An adventurer has been bitten by a poisonous creature and has sought refuge in a shack. The adventurer is too weak to move from the shack and will die unless an anti-toxoid is administered. Luckily for the adventurer, the shack seems to be someone’s old abandoned home lab. One of the vials in the lab is precisely the quantity of anti-toxoid that the adventurer needs. Unfortunately, the anti-toxoid is dissolved together with a chemical preservative which the adventurer is highly allergic to. This preservative will kill the adventurer unless its levels are reduced by at least 150 times.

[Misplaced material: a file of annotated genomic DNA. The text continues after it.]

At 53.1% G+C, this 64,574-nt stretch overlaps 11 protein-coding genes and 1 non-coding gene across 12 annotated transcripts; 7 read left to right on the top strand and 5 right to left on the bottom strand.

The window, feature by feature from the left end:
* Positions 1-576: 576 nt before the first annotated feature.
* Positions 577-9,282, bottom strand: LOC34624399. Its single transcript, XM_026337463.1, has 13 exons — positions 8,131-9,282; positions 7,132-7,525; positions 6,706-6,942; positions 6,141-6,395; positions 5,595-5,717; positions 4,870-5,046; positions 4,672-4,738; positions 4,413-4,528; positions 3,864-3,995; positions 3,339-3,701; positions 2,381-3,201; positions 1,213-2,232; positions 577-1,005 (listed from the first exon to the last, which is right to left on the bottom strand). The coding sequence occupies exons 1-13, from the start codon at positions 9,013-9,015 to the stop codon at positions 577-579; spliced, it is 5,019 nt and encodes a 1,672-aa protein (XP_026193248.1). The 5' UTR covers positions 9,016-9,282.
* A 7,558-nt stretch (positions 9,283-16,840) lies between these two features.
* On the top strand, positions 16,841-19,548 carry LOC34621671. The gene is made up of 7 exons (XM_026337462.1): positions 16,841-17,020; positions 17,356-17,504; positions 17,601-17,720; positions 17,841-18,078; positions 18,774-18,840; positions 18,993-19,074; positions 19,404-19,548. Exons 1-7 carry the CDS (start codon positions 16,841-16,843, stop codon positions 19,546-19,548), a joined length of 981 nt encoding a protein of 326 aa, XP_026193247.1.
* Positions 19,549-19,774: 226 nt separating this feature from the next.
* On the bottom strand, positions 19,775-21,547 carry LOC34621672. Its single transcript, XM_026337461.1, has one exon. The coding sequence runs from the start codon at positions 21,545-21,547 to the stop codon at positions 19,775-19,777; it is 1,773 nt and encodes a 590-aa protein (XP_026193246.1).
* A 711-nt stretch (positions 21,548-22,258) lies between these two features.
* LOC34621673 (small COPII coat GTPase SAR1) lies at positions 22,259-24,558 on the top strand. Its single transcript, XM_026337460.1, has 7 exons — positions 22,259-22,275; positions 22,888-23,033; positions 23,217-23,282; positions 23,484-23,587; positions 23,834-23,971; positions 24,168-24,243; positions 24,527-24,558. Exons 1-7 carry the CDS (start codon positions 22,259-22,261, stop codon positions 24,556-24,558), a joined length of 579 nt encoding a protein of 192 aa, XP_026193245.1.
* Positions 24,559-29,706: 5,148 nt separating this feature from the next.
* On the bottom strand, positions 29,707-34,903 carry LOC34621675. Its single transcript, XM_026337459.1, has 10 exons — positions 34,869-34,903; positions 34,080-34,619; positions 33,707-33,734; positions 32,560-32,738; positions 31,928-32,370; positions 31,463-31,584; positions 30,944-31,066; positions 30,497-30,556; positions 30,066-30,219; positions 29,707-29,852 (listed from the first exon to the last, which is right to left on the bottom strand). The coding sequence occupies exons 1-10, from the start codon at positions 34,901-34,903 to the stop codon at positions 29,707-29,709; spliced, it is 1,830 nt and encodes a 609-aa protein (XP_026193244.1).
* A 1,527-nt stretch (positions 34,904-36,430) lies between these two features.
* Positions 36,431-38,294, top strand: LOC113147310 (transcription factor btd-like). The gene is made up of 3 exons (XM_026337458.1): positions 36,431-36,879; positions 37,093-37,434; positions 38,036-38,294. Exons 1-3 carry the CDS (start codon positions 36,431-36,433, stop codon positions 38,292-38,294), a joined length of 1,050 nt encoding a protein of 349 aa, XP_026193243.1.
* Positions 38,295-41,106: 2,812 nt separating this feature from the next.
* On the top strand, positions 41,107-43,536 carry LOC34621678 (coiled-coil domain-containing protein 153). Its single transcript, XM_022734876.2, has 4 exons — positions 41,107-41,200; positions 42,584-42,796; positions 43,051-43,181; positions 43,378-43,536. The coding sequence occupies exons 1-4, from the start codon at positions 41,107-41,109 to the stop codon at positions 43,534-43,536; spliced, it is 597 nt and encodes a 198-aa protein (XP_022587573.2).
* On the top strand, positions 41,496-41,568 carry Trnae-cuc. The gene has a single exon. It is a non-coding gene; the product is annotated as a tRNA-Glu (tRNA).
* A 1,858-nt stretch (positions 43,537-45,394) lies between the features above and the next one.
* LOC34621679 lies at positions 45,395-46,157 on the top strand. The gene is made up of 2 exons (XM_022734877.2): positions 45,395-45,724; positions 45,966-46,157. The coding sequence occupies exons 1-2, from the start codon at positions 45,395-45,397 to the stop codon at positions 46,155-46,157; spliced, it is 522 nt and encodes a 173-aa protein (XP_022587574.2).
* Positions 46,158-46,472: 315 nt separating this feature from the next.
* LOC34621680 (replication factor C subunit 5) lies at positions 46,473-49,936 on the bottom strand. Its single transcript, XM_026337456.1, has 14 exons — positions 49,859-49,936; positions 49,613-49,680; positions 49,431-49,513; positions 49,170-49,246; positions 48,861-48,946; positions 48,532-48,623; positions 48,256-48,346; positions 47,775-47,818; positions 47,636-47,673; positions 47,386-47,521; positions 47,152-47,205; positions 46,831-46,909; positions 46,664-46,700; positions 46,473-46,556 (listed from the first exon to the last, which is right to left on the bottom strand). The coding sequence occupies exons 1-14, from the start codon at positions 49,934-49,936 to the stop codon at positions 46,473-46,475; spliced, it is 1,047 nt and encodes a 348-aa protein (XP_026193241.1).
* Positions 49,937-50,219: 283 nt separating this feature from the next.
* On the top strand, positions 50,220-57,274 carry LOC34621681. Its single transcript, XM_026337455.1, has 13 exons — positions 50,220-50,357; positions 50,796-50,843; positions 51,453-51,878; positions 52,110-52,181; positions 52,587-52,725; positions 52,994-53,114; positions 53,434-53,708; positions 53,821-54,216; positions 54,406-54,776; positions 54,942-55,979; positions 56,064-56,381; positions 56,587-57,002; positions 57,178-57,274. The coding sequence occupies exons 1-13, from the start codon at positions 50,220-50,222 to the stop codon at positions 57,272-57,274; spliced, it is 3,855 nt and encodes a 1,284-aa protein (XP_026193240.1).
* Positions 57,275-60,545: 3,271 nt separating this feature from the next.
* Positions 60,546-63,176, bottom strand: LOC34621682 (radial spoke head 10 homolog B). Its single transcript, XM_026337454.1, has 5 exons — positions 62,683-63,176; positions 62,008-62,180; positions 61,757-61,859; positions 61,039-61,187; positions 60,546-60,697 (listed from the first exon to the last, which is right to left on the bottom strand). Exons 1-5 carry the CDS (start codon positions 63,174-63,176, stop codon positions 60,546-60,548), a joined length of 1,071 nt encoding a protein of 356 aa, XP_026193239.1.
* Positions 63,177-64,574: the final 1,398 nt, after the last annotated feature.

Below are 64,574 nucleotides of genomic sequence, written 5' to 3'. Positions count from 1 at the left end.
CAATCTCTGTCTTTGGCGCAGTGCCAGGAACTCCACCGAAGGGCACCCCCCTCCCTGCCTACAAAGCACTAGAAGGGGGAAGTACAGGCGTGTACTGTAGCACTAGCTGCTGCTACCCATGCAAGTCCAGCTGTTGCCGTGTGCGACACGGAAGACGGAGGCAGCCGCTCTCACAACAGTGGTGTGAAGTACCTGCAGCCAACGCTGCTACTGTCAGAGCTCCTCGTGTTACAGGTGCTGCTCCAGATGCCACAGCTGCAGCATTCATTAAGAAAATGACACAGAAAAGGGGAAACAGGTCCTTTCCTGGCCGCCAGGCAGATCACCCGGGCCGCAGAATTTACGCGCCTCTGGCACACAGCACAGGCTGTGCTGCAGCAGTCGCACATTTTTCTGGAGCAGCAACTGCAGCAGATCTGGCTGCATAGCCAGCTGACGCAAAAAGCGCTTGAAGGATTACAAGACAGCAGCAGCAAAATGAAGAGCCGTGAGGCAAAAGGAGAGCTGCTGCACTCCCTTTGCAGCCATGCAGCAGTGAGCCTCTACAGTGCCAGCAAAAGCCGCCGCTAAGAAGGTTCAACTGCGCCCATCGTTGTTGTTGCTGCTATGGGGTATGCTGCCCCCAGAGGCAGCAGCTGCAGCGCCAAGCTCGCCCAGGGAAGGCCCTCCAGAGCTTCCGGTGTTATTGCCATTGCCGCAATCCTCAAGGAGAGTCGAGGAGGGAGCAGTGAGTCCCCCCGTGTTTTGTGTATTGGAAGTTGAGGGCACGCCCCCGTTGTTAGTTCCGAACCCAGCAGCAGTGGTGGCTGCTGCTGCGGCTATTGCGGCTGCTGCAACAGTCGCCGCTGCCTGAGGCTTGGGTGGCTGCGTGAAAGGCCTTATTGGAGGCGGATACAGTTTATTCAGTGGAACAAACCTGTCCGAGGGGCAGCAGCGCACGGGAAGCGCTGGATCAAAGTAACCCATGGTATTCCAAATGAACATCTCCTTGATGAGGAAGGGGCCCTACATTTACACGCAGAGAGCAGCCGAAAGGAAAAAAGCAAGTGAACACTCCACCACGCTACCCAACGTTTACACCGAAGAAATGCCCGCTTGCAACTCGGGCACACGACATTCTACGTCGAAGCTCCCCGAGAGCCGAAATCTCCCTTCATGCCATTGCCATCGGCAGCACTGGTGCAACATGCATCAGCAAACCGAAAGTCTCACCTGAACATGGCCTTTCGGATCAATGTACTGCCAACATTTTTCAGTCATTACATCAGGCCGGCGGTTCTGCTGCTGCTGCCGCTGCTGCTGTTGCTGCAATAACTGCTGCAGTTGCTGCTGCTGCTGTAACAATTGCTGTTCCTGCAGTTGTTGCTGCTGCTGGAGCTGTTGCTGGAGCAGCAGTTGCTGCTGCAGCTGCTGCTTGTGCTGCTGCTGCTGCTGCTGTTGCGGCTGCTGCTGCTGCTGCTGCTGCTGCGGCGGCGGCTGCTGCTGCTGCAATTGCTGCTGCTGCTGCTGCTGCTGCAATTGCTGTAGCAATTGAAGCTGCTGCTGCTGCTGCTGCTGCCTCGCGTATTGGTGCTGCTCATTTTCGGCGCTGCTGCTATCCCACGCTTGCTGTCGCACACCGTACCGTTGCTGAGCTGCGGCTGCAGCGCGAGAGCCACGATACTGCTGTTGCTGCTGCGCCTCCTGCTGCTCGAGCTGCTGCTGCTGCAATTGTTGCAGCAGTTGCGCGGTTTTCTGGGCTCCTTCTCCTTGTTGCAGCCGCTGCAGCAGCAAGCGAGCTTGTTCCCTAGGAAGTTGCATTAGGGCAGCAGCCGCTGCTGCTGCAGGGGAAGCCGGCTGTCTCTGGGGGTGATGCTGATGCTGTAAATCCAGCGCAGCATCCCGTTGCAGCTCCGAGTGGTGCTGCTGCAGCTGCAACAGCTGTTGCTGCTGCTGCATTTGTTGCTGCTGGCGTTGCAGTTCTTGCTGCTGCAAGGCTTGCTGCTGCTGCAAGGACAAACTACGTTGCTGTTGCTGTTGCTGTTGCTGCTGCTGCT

Besides 5 ml of anti-toxoid, the adventurer has also found reels of dialysis tubing and 25 ml of water. The adventurer thinks to himself: “I will arbitrarily divide the 25 ml of water into r portions and then use these portions to serially dialyze the anti-toxoid. If r is large enough, I will surely bring the lethal chemical preservative down by at least 150 times.” Is the adventurer correct?
Let us generalize with a starting sample volume Vs and a fixed dialysis buffer volume Vd with which to perform dialysis. If Vs is dialyzed against Vd, we get a dilution factor D where